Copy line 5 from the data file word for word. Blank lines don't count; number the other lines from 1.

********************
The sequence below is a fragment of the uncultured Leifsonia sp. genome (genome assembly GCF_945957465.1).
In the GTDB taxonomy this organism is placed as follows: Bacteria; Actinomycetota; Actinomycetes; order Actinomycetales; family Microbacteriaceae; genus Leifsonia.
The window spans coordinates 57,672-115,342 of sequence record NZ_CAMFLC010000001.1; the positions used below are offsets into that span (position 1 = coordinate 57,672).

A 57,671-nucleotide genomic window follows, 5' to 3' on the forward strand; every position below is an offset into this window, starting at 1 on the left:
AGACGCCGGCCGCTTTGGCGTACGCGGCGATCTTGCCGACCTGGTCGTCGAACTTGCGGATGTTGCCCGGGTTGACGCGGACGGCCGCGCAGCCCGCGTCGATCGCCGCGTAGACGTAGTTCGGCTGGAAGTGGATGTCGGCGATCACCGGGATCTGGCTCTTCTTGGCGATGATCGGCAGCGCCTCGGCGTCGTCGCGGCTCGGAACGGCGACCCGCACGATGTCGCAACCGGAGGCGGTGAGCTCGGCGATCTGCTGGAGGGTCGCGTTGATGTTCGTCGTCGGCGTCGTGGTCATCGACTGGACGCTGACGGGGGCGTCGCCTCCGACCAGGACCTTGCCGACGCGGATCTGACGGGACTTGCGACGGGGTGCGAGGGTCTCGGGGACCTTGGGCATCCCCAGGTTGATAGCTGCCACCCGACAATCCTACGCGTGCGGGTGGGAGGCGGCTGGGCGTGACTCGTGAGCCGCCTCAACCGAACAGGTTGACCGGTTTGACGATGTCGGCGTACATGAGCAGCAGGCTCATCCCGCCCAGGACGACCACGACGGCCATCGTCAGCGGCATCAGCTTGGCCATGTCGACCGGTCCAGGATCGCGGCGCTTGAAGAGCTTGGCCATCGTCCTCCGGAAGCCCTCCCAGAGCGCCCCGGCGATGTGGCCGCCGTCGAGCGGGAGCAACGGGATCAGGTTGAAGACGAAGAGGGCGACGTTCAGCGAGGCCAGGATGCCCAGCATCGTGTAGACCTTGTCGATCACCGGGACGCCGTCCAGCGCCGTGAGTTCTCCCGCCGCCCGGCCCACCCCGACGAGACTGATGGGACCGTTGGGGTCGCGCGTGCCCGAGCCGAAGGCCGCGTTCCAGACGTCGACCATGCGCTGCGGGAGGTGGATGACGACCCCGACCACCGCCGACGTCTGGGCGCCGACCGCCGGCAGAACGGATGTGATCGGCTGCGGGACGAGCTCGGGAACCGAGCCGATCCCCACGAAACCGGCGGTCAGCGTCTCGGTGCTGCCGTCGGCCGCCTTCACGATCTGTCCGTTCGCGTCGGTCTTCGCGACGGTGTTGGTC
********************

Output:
AGACGCCGGCCGCTTTGGCGTACGCGGCGATCTTGCCGACCTGGTCGTCGAACTTGCGGATGTTGCCCGGGTTGACGCGGACGGCCGCGCAGCCCGCGTCGATCGCCGCGTAGACGTAGTTCGGCTGGAAGTGGATGTCGGCGATCACCGGGATCTGGCTCTTCTTGGCGATGATCGGCAGCGCCTCGGCGTCGTCGCGGCTCGGAACGGCGACCCGCACGATGTCGCAACCGGAGGCGGTGAGCTCGGCGATCTGCTGGAGGGTCGCGTTGATGTTCGTCGTCGGCGTCGTGGTCATCGACTGGACGCTGACGGGGGCGTCGCCTCCGACCAGGACCTTGCCGACGCGGATCTGACGGGACTTGCGACGGGGTGCGAGGGTCTCGGGGACCTTGGGCATCCCCAGGTTGATAGCTGCCACCCGACAATCCTACGCGTGCGGGTGGGAGGCGGCTGGGCGTGACTCGTGAGCCGCCTCAACCGAACAGGTTGACCGGTTTGACGATGTCGGCGTACATGAGCAGCAGGCTCATCCCGCCCAGGACGACCACGACGGCCATCGTCAGCGGCATCAGCTTGGCCATGTCGACCGGTCCAGGATCGCGGCGCTTGAAGAGCTTGGCCATCGTCCTCCGGAAGCCCTCCCAGAGCGCCCCGGCGATGTGGCCGCCGTCGAGCGGGAGCAACGGGATCAGGTTGAAGACGAAGAGGGCGACGTTCAGCGAGGCCAGGATGCCCAGCATCGTGTAGACCTTGTCGATCACCGGGACGCCGTCCAGCGCCGTGAGTTCTCCCGCCGCCCGGCCCACCCCGACGAGACTGATGGGACCGTTGGGGTCGCGCGTGCCCGAGCCGAAGGCCGCGTTCCAGACGTCGACCATGCGCTGCGGGAGGTGGATGACGACCCCGACCACCGCCGACGTCTGGGCGCCGACCGCCGGCAGAACGGATGTGATCGGCTGCGGGACGAGCTCGGGAACCGAGCCGATCCCCACGAAACCGGCGGTCAGCGTCTCGGTGCTGCCGTCGGCCGCCTTCACGATCTGTCCGTTCGCGTCGGTCTTCGCGACGGTGTTGGTC